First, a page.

5 Causes Of Rectal Bleeding

Although there are many causes of rectal bleeding, this article will focus on 5 causes of rectal bleeding. Rectal bleeding can be frightening when it happens and in most cases, mild rectal bleeding is not a medical emergency. Profuse rectal bleeding with significant blood loss is a medical emergency and can be a symptom of a serious disease.

  1. Hemorrhoids Hemorrhoids are swollen veins that surround the rectum or anus. Although many people think swollen veins are abnormal, they are present in most of the population, but do not always cause bleeding. Hemorrhoids are usually caused by constipation and straining to have a bowel movement. Other factors that contribute to hemorrhoids include heavy lifting, anal intercourse and chronic diarrhea. These swollen veins are not usually life threatening and the symptoms usually resolve themselves within a few days. Internal hemorrhoids will cause small amounts of bright red blood to be visible in stool and on toilet paper. External hemorrhoids are visible and can be felt as a lump on the outside of the anus.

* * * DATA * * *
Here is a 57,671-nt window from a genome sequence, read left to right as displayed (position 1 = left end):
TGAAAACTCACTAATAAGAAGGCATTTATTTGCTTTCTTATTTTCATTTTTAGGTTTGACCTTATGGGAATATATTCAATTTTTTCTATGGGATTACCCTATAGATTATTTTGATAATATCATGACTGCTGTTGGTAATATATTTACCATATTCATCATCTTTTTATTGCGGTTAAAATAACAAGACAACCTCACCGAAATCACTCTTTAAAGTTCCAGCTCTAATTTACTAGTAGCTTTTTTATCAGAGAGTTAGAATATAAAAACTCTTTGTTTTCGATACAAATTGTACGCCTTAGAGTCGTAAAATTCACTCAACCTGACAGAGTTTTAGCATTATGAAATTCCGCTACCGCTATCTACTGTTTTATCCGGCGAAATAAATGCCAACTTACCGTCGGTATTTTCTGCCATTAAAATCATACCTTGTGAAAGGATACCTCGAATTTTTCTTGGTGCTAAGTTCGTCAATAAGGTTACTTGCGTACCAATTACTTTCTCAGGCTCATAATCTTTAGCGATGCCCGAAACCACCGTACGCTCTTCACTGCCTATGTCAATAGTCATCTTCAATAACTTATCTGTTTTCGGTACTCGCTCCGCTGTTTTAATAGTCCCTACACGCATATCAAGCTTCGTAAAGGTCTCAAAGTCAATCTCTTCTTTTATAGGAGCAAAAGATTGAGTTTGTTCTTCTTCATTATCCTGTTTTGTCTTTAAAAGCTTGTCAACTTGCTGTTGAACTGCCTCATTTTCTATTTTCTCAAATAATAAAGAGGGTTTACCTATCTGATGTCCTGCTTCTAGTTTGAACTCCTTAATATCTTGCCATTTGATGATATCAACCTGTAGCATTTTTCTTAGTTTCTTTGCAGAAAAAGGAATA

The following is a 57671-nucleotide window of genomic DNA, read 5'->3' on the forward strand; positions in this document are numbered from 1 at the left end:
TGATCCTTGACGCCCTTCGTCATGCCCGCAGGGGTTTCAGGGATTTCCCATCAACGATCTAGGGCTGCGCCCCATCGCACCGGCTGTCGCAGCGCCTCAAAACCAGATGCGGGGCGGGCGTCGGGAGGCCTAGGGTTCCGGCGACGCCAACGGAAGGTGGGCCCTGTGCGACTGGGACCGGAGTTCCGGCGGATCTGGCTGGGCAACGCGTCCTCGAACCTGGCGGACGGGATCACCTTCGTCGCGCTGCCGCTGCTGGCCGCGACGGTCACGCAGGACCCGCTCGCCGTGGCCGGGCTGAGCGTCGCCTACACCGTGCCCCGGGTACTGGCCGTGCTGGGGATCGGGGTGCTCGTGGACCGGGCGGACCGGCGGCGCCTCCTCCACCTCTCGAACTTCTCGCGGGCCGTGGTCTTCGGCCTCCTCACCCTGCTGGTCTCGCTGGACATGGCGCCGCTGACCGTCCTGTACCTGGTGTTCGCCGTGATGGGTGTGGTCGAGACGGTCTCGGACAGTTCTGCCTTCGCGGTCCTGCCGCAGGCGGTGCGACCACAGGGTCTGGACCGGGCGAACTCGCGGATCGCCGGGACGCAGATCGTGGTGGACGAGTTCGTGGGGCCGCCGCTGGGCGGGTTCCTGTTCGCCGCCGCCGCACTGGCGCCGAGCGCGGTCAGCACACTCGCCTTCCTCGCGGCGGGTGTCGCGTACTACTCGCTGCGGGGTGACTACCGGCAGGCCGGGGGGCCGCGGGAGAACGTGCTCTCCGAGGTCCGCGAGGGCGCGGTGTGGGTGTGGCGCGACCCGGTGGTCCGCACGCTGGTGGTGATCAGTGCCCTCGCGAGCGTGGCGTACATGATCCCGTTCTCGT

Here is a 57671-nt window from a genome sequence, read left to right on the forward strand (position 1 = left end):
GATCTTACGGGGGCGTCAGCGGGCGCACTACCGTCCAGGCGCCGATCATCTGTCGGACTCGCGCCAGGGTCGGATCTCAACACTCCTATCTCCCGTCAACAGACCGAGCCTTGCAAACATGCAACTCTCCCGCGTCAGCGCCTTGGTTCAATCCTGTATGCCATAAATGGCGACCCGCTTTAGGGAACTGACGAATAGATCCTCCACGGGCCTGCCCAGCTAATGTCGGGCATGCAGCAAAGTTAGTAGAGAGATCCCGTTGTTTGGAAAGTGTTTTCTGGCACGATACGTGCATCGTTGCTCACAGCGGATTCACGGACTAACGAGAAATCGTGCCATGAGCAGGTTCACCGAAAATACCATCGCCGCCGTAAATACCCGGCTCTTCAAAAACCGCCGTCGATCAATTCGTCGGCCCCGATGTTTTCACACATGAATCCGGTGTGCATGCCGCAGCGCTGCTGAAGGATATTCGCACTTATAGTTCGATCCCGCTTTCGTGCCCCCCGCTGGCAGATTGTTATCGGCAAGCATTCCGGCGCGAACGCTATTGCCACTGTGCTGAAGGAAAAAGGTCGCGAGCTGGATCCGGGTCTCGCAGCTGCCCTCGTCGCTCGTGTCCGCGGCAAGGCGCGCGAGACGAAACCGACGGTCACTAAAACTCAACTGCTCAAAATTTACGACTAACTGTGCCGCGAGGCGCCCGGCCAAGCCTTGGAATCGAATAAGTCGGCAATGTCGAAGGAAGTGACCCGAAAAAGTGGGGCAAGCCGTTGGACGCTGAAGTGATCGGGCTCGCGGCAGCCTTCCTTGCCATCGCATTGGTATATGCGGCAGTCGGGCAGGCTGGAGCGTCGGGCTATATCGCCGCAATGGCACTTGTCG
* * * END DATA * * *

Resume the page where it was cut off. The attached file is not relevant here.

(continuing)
2. Colon Cancer In colon cancer, malignant cells, called cancer cells, form in the tissues and lining of the colon. Rectal bleeding in colon cancer can appear as bright red or dark in color, depending on where the cancer is located in the colon. Cancer that is closer to the rectum will be a brighter red and cancer that is further up in the colon may appear darker. Rectal bleeding from colon cancer is generally found in the stool and not on the surface, as with hemorrhoids. 
  3. Anal Fissure Anal fissures are small tears in the lining of the anus and are quite common. Anal fissures can be caused by constipation, anal sex and diarrhea. They are painful during and after having a bowel movement. Rectal bleeding from anal fissures will generally be bright red and comes in small amounts. Blood may be visible on toilet paper and on the surface of the stool. 
  4. Angiodysplasia Angiodysplasia of the colon is a disease in which the blood vessels in the colon are enlarged. These enlarged blood vessels become fragile and can bleed intermittently. Rectal bleeding from angiodysplasia can be mild to severe and the color of the blood can range from bright red to dark tarry in appearance. There is generally no pain associated with this disease. Unlike anal fissures, angiodysplasia does not go away on its own and most people will need to have a surgical procedure to find the vessel that is causing the rectal bleeding. 
  5. Ulcerative Colitis Ulcerative colitis is a chronic disease of the colon in which small ulcers form on the lining of the colon. In ulcerative colitis, there may be severe bloody diarrhea. Rectal bleeding can lead to anemia over time with this disease.
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